Japanese gardens are ordinarily defined by such adjectives as quiet and tranquil. They are places for escape from modernity, a private retreat where one can think and contemplate. They do not have to be large or lavish, but they should reflect a kind of simple, natural beauty. The gate to a Japanese garden should reflect those qualities.
Purpose of the Gate
The gate should be warm and inviting. A Japanese garden is as much a state of mind as it is a place. It ushers a visitor into your personal, private space. This is where you meditate.
When thinking about a gate for a Japanese garden it, is good to think of the famous Zen Koan, "What is the sound of one hand clapping?" There are numerous possible answers to this question. It is unanswerable. It is a dumb question. It is the sound of ringing in your ears. The answer should be intuitive and individual.
You might ask: "What is the best gate for my Japanese garden?" It depends on what you like. If you copy someone else's gate, then it is no longer a Japanese garden gate. Above all, your garden and your gate should be tranquil. There are some traditional materials and forms that can serve as a general guide.
The best material for a gate to a Japanese garden is wood. Wood comes from nature. Each piece of wood is individual. The color and texture of wood and the whorls of its grain are splendid to admire. Wood is not mass produced. A tree grows, assuming an individual shape, identity and natural beauty. The same for a piece of wood. A Japanese garden is a link to nature. Iron or plastic is contaminated by modernity.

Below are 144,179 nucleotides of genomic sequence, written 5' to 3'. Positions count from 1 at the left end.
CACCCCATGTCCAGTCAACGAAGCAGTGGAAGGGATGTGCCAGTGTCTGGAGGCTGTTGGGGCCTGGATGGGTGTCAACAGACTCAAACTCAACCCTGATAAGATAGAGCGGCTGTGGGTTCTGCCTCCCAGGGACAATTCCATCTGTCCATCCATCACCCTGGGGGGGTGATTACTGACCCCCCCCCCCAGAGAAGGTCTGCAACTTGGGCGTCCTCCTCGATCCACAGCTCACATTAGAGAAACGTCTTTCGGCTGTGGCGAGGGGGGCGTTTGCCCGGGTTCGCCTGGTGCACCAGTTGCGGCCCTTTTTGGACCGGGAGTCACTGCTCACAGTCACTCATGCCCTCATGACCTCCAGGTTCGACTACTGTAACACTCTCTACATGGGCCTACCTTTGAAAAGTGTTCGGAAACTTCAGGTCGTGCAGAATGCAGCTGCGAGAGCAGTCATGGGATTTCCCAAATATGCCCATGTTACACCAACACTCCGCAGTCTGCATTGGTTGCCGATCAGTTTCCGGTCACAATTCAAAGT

Redwood and cedar are good woods. Any wood with attractive grain or texture will do. Bamboo will give a gate an Asian look.
When wood is weathered, it is improved. It looks more rustic and natural. It blends in.
If you are restricted by space for an entrance to your garden, you can build a wing fence. A wing fence is fastened to a wall or building and protrudes into the garden. There is the koetsu-gaki, or low-wing fence, and the sode-gaki, or high-wing fence.
Panels, tokusa, can be used for both fences and gates. They take advantage of the natural color and texture of wood. They usually consist of a frame that holds a panel of woven slats, often made of bamboo, but also made of other kinds of wood. The slats can be horizontal or vertical.
Choosing a Style
To give your gate an authentic Japanese look, look at photos of gates to Japanese gardens. Choose one you like and alter it according to your budget, the wood you like, the size of your garden, and your personal taste. Remember, it is your gate and your private space, not someone else's. What do you like?
Do not paint your gate. Allow your visitors to enjoy the natural wood.
Japanese people sometimes put arches over their gates, but arches are not necessary, especially a gate to a small garden. An arch can be flat, peaked or rounded, your choice.